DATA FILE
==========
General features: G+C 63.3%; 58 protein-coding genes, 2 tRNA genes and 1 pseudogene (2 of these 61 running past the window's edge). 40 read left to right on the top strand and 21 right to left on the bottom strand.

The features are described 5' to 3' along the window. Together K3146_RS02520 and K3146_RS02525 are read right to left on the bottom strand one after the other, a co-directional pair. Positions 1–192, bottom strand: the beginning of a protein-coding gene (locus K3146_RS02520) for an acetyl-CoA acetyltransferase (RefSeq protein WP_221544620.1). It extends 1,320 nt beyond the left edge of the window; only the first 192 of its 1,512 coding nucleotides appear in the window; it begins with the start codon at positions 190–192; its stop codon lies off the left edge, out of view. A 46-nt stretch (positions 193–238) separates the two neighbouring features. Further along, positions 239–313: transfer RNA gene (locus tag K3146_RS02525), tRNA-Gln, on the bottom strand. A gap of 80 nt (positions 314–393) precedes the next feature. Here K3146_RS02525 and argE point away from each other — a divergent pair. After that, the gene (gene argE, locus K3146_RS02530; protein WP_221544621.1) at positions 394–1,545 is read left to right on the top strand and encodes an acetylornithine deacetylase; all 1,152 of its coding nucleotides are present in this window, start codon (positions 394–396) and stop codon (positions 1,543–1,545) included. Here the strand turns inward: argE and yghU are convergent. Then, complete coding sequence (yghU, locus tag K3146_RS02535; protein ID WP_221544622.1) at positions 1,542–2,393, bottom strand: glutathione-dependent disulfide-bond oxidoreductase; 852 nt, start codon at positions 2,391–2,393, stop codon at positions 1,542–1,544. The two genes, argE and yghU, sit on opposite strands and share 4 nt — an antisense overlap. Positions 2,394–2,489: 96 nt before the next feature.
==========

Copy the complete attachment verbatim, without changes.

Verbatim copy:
General features: G+C 63.3%; 58 protein-coding genes, 2 tRNA genes and 1 pseudogene (2 of these 61 running past the window's edge). 40 read left to right on the top strand and 21 right to left on the bottom strand.

The features are described 5' to 3' along the window. Together K3146_RS02520 and K3146_RS02525 are read right to left on the bottom strand one after the other, a co-directional pair. Positions 1–192, bottom strand: the beginning of a protein-coding gene (locus K3146_RS02520) for an acetyl-CoA acetyltransferase (RefSeq protein WP_221544620.1). It extends 1,320 nt beyond the left edge of the window; only the first 192 of its 1,512 coding nucleotides appear in the window; it begins with the start codon at positions 190–192; its stop codon lies off the left edge, out of view. A 46-nt stretch (positions 193–238) separates the two neighbouring features. Further along, positions 239–313: transfer RNA gene (locus tag K3146_RS02525), tRNA-Gln, on the bottom strand. A gap of 80 nt (positions 314–393) precedes the next feature. Here K3146_RS02525 and argE point away from each other — a divergent pair. After that, the gene (gene argE, locus K3146_RS02530; protein WP_221544621.1) at positions 394–1,545 is read left to right on the top strand and encodes an acetylornithine deacetylase; all 1,152 of its coding nucleotides are present in this window, start codon (positions 394–396) and stop codon (positions 1,543–1,545) included. Here the strand turns inward: argE and yghU are convergent. Then, complete coding sequence (yghU, locus tag K3146_RS02535; protein ID WP_221544622.1) at positions 1,542–2,393, bottom strand: glutathione-dependent disulfide-bond oxidoreductase; 852 nt, start codon at positions 2,391–2,393, stop codon at positions 1,542–1,544. The two genes, argE and yghU, sit on opposite strands and share 4 nt — an antisense overlap. Positions 2,394–2,489: 96 nt before the next feature.